With the end of the year approaching, and the possibility of further changes in the federal estate tax looming, many families have inheritances and legacies on their mind. And among well-off boomers, the idea of providing something for their heirs remains a strong motivator. Fifty-five percent of boomers with $3 million or more in investable assets consider it important to leave their kids a financial inheritance, according to most recent U.S. Trust Insights on Wealth and Worth study.
That’s a nice sentiment, for sure. But many advisers and wealth managers argue that leaving an inheritance, if not done right, can do more harm than good.
With only about three months left in the calendar year – and only three months remaining before major changes in tax laws are expected to kick in – you’re likely to hear a lot about year-end tax planning. An article in the current issue of Financial Planning magazine is a good reminder that it’s not too late to take advantage of some surprisingly generous rules.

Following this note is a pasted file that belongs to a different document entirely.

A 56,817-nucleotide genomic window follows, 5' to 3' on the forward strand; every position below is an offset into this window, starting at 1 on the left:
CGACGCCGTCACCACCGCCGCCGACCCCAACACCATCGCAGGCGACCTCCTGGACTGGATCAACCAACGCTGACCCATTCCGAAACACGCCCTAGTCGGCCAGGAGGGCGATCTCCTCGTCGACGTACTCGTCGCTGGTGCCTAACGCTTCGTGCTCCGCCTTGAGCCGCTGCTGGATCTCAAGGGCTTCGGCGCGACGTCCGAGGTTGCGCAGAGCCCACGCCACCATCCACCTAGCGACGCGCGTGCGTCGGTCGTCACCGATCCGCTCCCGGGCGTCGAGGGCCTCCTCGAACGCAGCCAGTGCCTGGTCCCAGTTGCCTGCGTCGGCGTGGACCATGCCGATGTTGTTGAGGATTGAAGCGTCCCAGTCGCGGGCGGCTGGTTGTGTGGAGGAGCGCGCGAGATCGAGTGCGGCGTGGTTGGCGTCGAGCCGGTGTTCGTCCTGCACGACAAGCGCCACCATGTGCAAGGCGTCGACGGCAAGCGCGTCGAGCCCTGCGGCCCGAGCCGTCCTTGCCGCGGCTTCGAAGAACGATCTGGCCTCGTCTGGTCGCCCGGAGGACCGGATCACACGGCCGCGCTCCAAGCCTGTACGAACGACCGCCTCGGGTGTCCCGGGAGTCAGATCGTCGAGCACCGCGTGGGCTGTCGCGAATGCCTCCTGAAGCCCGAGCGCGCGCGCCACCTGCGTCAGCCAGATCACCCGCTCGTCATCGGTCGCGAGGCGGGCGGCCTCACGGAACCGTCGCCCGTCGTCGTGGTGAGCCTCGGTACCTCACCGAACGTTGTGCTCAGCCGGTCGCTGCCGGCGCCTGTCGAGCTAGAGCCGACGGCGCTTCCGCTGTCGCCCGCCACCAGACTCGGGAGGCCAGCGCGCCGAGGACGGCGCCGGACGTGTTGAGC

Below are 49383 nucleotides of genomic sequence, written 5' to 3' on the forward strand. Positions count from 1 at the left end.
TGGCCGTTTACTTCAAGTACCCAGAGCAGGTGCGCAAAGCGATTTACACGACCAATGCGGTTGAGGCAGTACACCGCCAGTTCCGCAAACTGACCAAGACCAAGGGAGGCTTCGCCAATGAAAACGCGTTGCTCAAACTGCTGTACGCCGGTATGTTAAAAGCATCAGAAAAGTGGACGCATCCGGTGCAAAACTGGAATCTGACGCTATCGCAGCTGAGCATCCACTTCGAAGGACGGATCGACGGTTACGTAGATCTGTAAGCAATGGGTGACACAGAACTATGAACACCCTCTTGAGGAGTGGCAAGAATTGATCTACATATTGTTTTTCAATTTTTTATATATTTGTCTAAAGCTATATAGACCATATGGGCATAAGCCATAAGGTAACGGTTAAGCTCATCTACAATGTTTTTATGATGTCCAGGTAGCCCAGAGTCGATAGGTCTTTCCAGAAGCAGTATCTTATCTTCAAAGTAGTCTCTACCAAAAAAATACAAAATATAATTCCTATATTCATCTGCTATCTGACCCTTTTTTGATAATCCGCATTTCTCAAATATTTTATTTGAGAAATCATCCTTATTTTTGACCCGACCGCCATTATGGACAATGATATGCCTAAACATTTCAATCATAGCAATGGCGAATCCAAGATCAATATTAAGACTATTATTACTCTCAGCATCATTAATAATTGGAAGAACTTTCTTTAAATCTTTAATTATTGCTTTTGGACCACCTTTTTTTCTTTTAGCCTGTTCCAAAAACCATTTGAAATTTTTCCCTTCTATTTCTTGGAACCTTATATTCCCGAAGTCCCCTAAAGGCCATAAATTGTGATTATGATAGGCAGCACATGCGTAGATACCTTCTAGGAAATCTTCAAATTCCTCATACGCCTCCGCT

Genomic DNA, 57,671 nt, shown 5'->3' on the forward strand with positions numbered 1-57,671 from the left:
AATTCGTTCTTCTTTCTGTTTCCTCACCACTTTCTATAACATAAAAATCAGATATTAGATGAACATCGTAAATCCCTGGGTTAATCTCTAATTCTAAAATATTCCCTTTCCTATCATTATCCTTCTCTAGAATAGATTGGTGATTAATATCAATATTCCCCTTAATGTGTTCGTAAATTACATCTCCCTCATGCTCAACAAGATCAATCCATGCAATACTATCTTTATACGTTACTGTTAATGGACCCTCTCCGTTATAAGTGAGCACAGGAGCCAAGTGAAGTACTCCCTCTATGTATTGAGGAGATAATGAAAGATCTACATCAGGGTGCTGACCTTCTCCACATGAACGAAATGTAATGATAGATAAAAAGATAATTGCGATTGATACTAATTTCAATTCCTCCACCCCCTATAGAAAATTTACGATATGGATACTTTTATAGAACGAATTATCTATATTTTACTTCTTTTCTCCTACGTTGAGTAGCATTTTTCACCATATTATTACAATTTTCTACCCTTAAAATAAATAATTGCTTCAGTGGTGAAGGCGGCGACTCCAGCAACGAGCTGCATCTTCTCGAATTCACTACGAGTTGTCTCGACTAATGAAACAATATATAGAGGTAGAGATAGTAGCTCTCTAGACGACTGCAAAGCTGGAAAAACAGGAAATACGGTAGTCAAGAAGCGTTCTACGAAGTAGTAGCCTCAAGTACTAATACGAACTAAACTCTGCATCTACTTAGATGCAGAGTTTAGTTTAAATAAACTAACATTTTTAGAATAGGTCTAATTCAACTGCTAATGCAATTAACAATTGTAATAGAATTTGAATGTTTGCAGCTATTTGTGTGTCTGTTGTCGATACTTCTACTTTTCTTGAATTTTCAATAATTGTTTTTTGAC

The Tax Relief Act of 2010 contained some unprecedented benefits for taxpayers: In particular, the gift-tax exemption jumped from $1 million to $5 million. That means individuals can bequeath the latter amount without paying a penny in taxes. The catch: That change and others expire on Dec. 31…
Encore examines the changing nature of retirement, from new rules and guidelines for financial security to the shifting identities and priorities of today’s retirees. The blog also explores news that affects retirement, from the Wall Street Journal Digital Network and around the web. Lead bloggers are reporter Catey Hill and senior editor Jeremy Olshan. Other contributors include The Wall Street Journal’s retirement columnists Glenn Ruffenach and Anne Tergesen; the Director for the Center for Retirement Research at Boston College, Alicia Munnell; and the Director of Research for Pinnacle Advisory Group, Michael Kitces, CFP.